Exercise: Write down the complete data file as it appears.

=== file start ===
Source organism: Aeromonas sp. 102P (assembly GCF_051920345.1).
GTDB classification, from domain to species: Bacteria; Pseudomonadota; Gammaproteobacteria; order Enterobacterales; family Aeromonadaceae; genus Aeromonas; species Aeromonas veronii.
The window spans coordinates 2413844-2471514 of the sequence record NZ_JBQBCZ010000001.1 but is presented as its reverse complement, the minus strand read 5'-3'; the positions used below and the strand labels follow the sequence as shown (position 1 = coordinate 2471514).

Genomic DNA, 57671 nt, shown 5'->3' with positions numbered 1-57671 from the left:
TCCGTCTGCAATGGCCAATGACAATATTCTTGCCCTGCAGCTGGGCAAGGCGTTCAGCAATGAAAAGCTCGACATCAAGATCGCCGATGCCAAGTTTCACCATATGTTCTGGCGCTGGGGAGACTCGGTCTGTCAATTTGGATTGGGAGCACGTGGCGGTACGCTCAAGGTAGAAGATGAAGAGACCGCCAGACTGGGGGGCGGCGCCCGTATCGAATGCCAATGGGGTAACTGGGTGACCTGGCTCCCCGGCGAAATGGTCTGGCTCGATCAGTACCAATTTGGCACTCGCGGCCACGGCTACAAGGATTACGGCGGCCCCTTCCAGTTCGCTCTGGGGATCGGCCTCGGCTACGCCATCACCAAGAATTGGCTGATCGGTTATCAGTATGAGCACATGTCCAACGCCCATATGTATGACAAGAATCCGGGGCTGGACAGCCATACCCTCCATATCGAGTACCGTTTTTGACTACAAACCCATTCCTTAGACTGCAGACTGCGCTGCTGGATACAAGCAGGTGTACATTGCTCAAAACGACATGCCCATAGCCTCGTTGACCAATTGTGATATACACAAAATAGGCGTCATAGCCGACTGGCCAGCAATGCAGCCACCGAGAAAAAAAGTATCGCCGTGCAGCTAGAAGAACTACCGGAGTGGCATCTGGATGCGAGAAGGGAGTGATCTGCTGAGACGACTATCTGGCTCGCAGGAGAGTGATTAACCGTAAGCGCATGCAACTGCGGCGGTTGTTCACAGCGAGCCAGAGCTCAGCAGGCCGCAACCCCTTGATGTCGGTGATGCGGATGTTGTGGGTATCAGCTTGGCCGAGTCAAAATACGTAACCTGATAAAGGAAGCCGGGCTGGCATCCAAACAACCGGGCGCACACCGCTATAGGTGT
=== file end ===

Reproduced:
Source organism: Aeromonas sp. 102P (assembly GCF_051920345.1).
GTDB classification, from domain to species: Bacteria; Pseudomonadota; Gammaproteobacteria; order Enterobacterales; family Aeromonadaceae; genus Aeromonas; species Aeromonas veronii.
The window spans coordinates 2413844-2471514 of the sequence record NZ_JBQBCZ010000001.1 but is presented as its reverse complement, the minus strand read 5'-3'; the positions used below and the strand labels follow the sequence as shown (position 1 = coordinate 2471514).

Genomic DNA, 57671 nt, shown 5'->3' with positions numbered 1-57671 from the left:
TCCGTCTGCAATGGCCAATGACAATATTCTTGCCCTGCAGCTGGGCAAGGCGTTCAGCAATGAAAAGCTCGACATCAAGATCGCCGATGCCAAGTTTCACCATATGTTCTGGCGCTGGGGAGACTCGGTCTGTCAATTTGGATTGGGAGCACGTGGCGGTACGCTCAAGGTAGAAGATGAAGAGACCGCCAGACTGGGGGGCGGCGCCCGTATCGAATGCCAATGGGGTAACTGGGTGACCTGGCTCCCCGGCGAAATGGTCTGGCTCGATCAGTACCAATTTGGCACTCGCGGCCACGGCTACAAGGATTACGGCGGCCCCTTCCAGTTCGCTCTGGGGATCGGCCTCGGCTACGCCATCACCAAGAATTGGCTGATCGGTTATCAGTATGAGCACATGTCCAACGCCCATATGTATGACAAGAATCCGGGGCTGGACAGCCATACCCTCCATATCGAGTACCGTTTTTGACTACAAACCCATTCCTTAGACTGCAGACTGCGCTGCTGGATACAAGCAGGTGTACATTGCTCAAAACGACATGCCCATAGCCTCGTTGACCAATTGTGATATACACAAAATAGGCGTCATAGCCGACTGGCCAGCAATGCAGCCACCGAGAAAAAAAGTATCGCCGTGCAGCTAGAAGAACTACCGGAGTGGCATCTGGATGCGAGAAGGGAGTGATCTGCTGAGACGACTATCTGGCTCGCAGGAGAGTGATTAACCGTAAGCGCATGCAACTGCGGCGGTTGTTCACAGCGAGCCAGAGCTCAGCAGGCCGCAACCCCTTGATGTCGGTGATGCGGATGTTGTGGGTATCAGCTTGGCCGAGTCAAAATACGTAACCTGATAAAGGAAGCCGGGCTGGCATCCAAACAACCGGGCGCACACCGCTATAGGTGT